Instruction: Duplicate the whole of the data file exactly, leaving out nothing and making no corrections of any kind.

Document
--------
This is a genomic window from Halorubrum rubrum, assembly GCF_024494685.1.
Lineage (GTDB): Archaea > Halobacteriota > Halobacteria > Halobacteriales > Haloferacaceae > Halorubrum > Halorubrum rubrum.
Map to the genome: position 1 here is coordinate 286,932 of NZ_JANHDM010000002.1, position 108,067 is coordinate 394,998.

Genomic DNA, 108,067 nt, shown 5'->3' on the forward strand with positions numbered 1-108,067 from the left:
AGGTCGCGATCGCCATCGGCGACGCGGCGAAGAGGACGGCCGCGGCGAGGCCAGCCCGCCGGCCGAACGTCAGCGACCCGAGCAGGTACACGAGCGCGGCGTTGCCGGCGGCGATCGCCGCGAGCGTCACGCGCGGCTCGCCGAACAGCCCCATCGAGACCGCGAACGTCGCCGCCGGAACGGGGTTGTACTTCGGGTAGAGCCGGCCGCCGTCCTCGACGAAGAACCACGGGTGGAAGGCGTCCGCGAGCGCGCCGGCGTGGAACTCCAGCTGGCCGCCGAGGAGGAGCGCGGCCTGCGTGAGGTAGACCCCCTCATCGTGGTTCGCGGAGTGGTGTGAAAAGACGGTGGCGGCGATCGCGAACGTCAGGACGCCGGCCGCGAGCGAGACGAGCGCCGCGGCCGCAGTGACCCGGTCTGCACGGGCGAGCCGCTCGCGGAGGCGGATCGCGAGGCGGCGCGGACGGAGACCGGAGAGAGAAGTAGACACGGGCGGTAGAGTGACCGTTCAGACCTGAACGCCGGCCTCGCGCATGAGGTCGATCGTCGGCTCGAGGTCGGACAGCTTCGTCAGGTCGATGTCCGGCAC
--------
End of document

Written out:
This is a genomic window from Halorubrum rubrum, assembly GCF_024494685.1.
Lineage (GTDB): Archaea > Halobacteriota > Halobacteria > Halobacteriales > Haloferacaceae > Halorubrum > Halorubrum rubrum.
Map to the genome: position 1 here is coordinate 286,932 of NZ_JANHDM010000002.1, position 108,067 is coordinate 394,998.

Genomic DNA, 108,067 nt, shown 5'->3' on the forward strand with positions numbered 1-108,067 from the left:
AGGTCGCGATCGCCATCGGCGACGCGGCGAAGAGGACGGCCGCGGCGAGGCCAGCCCGCCGGCCGAACGTCAGCGACCCGAGCAGGTACACGAGCGCGGCGTTGCCGGCGGCGATCGCCGCGAGCGTCACGCGCGGCTCGCCGAACAGCCCCATCGAGACCGCGAACGTCGCCGCCGGAACGGGGTTGTACTTCGGGTAGAGCCGGCCGCCGTCCTCGACGAAGAACCACGGGTGGAAGGCGTCCGCGAGCGCGCCGGCGTGGAACTCCAGCTGGCCGCCGAGGAGGAGCGCGGCCTGCGTGAGGTAGACCCCCTCATCGTGGTTCGCGGAGTGGTGTGAAAAGACGGTGGCGGCGATCGCGAACGTCAGGACGCCGGCCGCGAGCGAGACGAGCGCCGCGGCCGCAGTGACCCGGTCTGCACGGGCGAGCCGCTCGCGGAGGCGGATCGCGAGGCGGCGCGGACGGAGACCGGAGAGAGAAGTAGACACGGGCGGTAGAGTGACCGTTCAGACCTGAACGCCGGCCTCGCGCATGAGGTCGATCGTCGGCTCGAGGTCGGACAGCTTCGTCAGGTCGATGTCCGGCAC